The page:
Each year, to his neighbours’ dismay, right-wing columnist and convicted fraudster Damien Grant celebrates his son’s birthday with a deafening commercial-level fireworks display. Grant’s critics need to shut up and let him live his libertarian ideals in peace, says Emily Writes.
So I was listening to RNZ’s The Panel (only because Mihi Forbes was on it) when I heard a story that tugged at my heart strings. It is the story of a man.
A brave man. An Auckland man.
If Damien Grant was an animal he would be an eagle. Soaring above our communities spraying freedom in the form of….fireworks.
And he is being heinously, heinously attacked by it – by freedom haters who wish to impose their tyrannical rule and ridiculous ideas like “not wanting horses to break their legs in fear” and so-called “respect for their community”.
Damien Grant is a hero. Some might think that it’s excessive to stage a commercial fireworks display on your child’s birthday but who hasn’t wanted to light up the sky in celebration of spreading their seed? This is the right of every man.
And as Damien says on The Panel, to the quite frankly outrageous suggestion that he should consider the “people” around him: “I enjoy fireworks.”
How can you argue with that? Damien likes fireworks. So why, WHY, should he have to consider the welfare of animals who have frankly done nothing for us at all, and the “community” who can just move out if they don’t like it.
As Damien says, fireworks have been around for “a thousand years or more” and they are “entertaining”.
If that’s not an argument for horses to die, companion animals to be traumatised, and babies to be up all night screaming I don’t know what is.
But Damien, expert in words and opinions, continues to argue his side, even though he has clearly won this battle with his exceptional reasoning. “Visually” he says, fireworks are “an orchestra sound-wise”. They are also “exciting” and “dramatic”.
If that’s not enough to convince the local veterinarian and these uppity dickheads who care about the welfare of their pets and family members, then what about this argument that shows the towering intellect of a man who didn’t lose his virginity until his mid-30s.
“You eat bacon, a pig dies.”
It is true. It cannot be denied. We do eat bacon. And a pig does die.
Now, frankly, Damien Grant, champion of liberty, could have left it there. Because who could argue with this truth teller? This saviour of self-determination?
But he continues. “The horses in question…” he says, correctly putting the real menace to society, those enemies of sovereignty, on notice. They know about the fireworks.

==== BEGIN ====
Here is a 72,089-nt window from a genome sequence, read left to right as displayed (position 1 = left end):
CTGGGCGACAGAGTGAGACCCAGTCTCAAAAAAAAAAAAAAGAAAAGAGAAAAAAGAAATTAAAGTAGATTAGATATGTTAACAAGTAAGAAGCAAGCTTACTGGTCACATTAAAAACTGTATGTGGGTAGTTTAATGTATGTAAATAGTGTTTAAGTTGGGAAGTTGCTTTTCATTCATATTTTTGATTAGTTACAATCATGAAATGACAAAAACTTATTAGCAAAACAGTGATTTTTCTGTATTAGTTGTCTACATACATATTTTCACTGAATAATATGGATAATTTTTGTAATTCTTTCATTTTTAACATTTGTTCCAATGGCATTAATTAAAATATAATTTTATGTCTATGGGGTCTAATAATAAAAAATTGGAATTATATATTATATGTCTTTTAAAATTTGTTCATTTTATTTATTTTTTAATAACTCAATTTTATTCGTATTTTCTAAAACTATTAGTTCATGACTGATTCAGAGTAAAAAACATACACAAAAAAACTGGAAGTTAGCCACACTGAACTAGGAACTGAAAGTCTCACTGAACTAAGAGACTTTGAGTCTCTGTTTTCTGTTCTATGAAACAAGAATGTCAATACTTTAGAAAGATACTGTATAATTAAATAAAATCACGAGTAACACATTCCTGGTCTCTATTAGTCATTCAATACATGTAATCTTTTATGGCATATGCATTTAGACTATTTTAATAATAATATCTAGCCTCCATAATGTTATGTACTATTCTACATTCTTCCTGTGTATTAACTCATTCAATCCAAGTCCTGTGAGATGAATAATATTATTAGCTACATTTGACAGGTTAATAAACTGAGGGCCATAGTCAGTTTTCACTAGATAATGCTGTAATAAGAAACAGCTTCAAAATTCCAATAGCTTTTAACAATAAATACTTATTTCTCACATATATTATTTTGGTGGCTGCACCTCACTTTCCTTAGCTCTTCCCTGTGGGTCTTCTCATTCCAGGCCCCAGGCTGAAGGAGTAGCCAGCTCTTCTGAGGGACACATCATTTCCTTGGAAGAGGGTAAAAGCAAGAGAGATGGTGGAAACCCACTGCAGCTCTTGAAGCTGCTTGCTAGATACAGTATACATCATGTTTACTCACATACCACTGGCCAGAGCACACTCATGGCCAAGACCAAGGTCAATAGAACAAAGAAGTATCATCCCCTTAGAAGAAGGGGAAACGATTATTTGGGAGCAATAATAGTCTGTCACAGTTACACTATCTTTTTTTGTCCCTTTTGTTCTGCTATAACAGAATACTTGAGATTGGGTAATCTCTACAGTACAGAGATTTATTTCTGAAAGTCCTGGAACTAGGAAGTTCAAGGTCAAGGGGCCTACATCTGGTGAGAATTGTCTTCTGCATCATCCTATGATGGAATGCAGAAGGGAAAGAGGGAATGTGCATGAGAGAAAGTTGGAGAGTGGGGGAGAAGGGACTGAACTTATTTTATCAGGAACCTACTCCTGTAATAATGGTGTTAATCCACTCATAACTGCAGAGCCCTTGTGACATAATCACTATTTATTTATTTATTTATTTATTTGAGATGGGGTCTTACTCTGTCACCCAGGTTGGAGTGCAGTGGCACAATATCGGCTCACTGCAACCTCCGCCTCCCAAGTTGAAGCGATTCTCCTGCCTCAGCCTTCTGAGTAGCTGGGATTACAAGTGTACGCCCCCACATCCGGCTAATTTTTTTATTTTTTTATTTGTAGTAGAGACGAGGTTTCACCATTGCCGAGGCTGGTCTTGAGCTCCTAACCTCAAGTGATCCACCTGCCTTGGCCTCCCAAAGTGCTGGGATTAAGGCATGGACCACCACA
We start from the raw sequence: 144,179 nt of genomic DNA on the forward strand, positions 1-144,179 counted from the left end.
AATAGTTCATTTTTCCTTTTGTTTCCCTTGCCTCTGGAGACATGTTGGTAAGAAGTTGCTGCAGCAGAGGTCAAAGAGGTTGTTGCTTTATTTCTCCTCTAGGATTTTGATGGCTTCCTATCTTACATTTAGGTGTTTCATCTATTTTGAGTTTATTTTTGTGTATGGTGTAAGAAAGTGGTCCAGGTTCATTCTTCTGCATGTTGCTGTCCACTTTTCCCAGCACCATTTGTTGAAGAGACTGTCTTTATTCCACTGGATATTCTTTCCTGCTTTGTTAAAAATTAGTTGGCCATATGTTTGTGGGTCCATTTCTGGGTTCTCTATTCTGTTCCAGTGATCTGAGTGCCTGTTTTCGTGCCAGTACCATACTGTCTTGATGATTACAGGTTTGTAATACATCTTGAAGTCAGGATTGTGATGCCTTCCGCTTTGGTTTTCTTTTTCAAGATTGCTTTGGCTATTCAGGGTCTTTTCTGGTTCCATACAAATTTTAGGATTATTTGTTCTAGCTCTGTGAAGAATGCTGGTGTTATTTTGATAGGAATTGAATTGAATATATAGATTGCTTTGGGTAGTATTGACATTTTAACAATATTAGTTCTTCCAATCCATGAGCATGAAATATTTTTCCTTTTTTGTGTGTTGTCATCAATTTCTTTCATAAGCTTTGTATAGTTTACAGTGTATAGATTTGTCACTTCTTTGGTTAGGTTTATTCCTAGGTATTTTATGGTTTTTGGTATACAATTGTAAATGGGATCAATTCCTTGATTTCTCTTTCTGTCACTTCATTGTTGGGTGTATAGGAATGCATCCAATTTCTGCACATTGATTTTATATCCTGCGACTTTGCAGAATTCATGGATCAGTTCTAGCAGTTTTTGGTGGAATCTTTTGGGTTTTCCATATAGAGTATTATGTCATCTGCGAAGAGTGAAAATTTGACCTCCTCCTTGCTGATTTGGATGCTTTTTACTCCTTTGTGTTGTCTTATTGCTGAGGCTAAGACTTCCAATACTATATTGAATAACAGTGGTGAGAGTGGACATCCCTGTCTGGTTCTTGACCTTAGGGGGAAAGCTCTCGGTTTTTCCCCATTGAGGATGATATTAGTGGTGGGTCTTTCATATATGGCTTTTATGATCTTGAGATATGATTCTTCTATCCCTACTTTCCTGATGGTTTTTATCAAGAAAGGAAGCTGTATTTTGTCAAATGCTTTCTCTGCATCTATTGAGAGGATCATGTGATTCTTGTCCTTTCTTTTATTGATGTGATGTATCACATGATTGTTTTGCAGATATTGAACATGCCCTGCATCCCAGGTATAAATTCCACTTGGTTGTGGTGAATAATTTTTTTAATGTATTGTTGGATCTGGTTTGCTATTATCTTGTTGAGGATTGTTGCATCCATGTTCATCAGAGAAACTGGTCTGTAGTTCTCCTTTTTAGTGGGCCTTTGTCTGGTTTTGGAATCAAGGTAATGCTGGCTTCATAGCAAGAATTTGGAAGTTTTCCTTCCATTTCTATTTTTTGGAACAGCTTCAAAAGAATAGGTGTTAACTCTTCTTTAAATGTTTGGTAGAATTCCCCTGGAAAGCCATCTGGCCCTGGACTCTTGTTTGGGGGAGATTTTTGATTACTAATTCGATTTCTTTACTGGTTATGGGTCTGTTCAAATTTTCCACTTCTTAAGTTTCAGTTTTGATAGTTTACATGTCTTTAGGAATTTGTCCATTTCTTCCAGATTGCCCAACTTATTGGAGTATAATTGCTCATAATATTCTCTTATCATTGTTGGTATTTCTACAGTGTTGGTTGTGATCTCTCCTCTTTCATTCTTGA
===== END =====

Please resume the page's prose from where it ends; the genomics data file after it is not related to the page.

Kaimanawa Heritage Horses muster coordinator Simone Frewin told NZME that there is an “extremely high chance the fireworks could cause injury or death to these horses” and that our hero of self-governance, lover of justice Damien Grant is “sadly… immune to reason and considers the potential enjoyment of the 40 children and more than 80 adults to be of greater importance than serious trauma and potential catastrophic loss of life.”
But what more could he do? It’s not like he could listen to the community who have begged him for four years to stop putting on these gratituous displays of wealth and privilege? This astounding monument to narcissism. This gigantic attempt at appeasing his fragile masculinity.
It’s not like he could do that. It simply is not an option. The horses need to move out, or maybe just put on ear phones; if the people don’t like it they can move out too. Close the curtains. Sure the display has been described as “hellish” by people in the area – but what do those horse-lovers know?
Because, as Damien says: “There are more people than horses. And they shouldn’t have a right of veto over other people’s enjoyment.”
“I want to put on a fireworks show”.
Self-described former incel Damien Grant, King of Waitoki, has spoken. He wants to light things and he wants those things to blow up and make big things in the sky. And that has nothing to do with his sexual frustration.
Finally, let us consider these wise words from this simple everyday hero partaking in his God-given right to hold a commercial fireworks display for his child:
“None of us live on an island.”
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